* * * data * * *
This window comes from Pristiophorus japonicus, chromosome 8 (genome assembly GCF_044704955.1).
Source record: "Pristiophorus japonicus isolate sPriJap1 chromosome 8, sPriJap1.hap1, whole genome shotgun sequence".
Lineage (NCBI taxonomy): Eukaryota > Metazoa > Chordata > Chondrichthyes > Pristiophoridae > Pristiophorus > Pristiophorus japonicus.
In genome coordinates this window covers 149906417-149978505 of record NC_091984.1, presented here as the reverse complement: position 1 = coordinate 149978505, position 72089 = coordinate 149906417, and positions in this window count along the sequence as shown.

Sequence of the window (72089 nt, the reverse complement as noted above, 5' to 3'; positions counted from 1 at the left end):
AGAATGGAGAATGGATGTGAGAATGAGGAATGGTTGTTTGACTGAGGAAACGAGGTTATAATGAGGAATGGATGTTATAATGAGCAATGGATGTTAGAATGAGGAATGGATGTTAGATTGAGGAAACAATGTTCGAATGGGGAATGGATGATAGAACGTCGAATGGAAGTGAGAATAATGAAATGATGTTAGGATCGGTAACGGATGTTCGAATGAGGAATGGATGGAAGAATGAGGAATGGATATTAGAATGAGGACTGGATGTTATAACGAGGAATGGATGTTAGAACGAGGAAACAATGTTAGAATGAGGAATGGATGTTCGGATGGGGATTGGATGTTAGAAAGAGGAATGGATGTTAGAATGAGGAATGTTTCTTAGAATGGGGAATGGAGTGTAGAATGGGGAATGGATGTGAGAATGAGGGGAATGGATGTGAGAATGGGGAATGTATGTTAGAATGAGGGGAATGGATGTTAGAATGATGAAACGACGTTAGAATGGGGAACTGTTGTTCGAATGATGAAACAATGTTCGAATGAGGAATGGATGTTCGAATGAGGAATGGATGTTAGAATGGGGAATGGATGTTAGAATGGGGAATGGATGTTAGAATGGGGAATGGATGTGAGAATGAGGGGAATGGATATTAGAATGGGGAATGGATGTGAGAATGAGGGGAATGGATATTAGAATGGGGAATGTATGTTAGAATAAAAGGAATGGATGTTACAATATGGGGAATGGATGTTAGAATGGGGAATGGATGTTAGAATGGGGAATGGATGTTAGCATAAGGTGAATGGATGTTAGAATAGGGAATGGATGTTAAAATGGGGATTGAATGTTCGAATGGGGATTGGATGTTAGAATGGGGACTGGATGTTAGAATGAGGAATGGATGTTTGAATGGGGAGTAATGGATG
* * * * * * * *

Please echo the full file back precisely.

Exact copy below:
This window comes from Pristiophorus japonicus, chromosome 8 (genome assembly GCF_044704955.1).
Source record: "Pristiophorus japonicus isolate sPriJap1 chromosome 8, sPriJap1.hap1, whole genome shotgun sequence".
Lineage (NCBI taxonomy): Eukaryota > Metazoa > Chordata > Chondrichthyes > Pristiophoridae > Pristiophorus > Pristiophorus japonicus.
In genome coordinates this window covers 149906417-149978505 of record NC_091984.1, presented here as the reverse complement: position 1 = coordinate 149978505, position 72089 = coordinate 149906417, and positions in this window count along the sequence as shown.

Sequence of the window (72089 nt, the reverse complement as noted above, 5' to 3'; positions counted from 1 at the left end):
AGAATGGAGAATGGATGTGAGAATGAGGAATGGTTGTTTGACTGAGGAAACGAGGTTATAATGAGGAATGGATGTTATAATGAGCAATGGATGTTAGAATGAGGAATGGATGTTAGATTGAGGAAACAATGTTCGAATGGGGAATGGATGATAGAACGTCGAATGGAAGTGAGAATAATGAAATGATGTTAGGATCGGTAACGGATGTTCGAATGAGGAATGGATGGAAGAATGAGGAATGGATATTAGAATGAGGACTGGATGTTATAACGAGGAATGGATGTTAGAACGAGGAAACAATGTTAGAATGAGGAATGGATGTTCGGATGGGGATTGGATGTTAGAAAGAGGAATGGATGTTAGAATGAGGAATGTTTCTTAGAATGGGGAATGGAGTGTAGAATGGGGAATGGATGTGAGAATGAGGGGAATGGATGTGAGAATGGGGAATGTATGTTAGAATGAGGGGAATGGATGTTAGAATGATGAAACGACGTTAGAATGGGGAACTGTTGTTCGAATGATGAAACAATGTTCGAATGAGGAATGGATGTTCGAATGAGGAATGGATGTTAGAATGGGGAATGGATGTTAGAATGGGGAATGGATGTTAGAATGGGGAATGGATGTGAGAATGAGGGGAATGGATATTAGAATGGGGAATGGATGTGAGAATGAGGGGAATGGATATTAGAATGGGGAATGTATGTTAGAATAAAAGGAATGGATGTTACAATATGGGGAATGGATGTTAGAATGGGGAATGGATGTTAGAATGGGGAATGGATGTTAGCATAAGGTGAATGGATGTTAGAATAGGGAATGGATGTTAAAATGGGGATTGAATGTTCGAATGGGGATTGGATGTTAGAATGGGGACTGGATGTTAGAATGAGGAATGGATGTTTGAATGGGGAGTAATGGATG